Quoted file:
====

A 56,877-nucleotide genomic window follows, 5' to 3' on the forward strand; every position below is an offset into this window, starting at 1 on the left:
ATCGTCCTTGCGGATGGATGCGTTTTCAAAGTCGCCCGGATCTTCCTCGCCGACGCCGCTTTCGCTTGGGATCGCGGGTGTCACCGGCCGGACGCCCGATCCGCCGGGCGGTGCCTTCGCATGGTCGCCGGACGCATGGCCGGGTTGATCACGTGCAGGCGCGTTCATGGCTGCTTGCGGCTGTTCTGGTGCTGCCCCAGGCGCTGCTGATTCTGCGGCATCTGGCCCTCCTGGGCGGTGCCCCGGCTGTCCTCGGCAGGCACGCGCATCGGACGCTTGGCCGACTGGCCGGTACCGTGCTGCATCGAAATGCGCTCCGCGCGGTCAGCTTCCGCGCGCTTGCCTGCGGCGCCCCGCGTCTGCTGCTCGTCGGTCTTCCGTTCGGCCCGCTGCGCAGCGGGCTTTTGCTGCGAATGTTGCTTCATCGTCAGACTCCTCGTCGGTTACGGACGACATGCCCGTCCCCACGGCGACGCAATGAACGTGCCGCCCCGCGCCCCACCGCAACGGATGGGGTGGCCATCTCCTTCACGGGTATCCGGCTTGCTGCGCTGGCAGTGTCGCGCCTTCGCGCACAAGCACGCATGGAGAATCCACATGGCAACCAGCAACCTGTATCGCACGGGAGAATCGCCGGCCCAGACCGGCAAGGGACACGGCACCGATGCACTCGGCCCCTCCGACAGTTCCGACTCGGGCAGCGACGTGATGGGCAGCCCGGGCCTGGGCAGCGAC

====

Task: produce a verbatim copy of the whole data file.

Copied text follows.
A 56,877-nucleotide genomic window follows, 5' to 3' on the forward strand; every position below is an offset into this window, starting at 1 on the left:
ATCGTCCTTGCGGATGGATGCGTTTTCAAAGTCGCCCGGATCTTCCTCGCCGACGCCGCTTTCGCTTGGGATCGCGGGTGTCACCGGCCGGACGCCCGATCCGCCGGGCGGTGCCTTCGCATGGTCGCCGGACGCATGGCCGGGTTGATCACGTGCAGGCGCGTTCATGGCTGCTTGCGGCTGTTCTGGTGCTGCCCCAGGCGCTGCTGATTCTGCGGCATCTGGCCCTCCTGGGCGGTGCCCCGGCTGTCCTCGGCAGGCACGCGCATCGGACGCTTGGCCGACTGGCCGGTACCGTGCTGCATCGAAATGCGCTCCGCGCGGTCAGCTTCCGCGCGCTTGCCTGCGGCGCCCCGCGTCTGCTGCTCGTCGGTCTTCCGTTCGGCCCGCTGCGCAGCGGGCTTTTGCTGCGAATGTTGCTTCATCGTCAGACTCCTCGTCGGTTACGGACGACATGCCCGTCCCCACGGCGACGCAATGAACGTGCCGCCCCGCGCCCCACCGCAACGGATGGGGTGGCCATCTCCTTCACGGGTATCCGGCTTGCTGCGCTGGCAGTGTCGCGCCTTCGCGCACAAGCACGCATGGAGAATCCACATGGCAACCAGCAACCTGTATCGCACGGGAGAATCGCCGGCCCAGACCGGCAAGGGACACGGCACCGATGCACTCGGCCCCTCCGACAGTTCCGACTCGGGCAGCGACGTGATGGGCAGCCCGGGCCTGGGCAGCGAC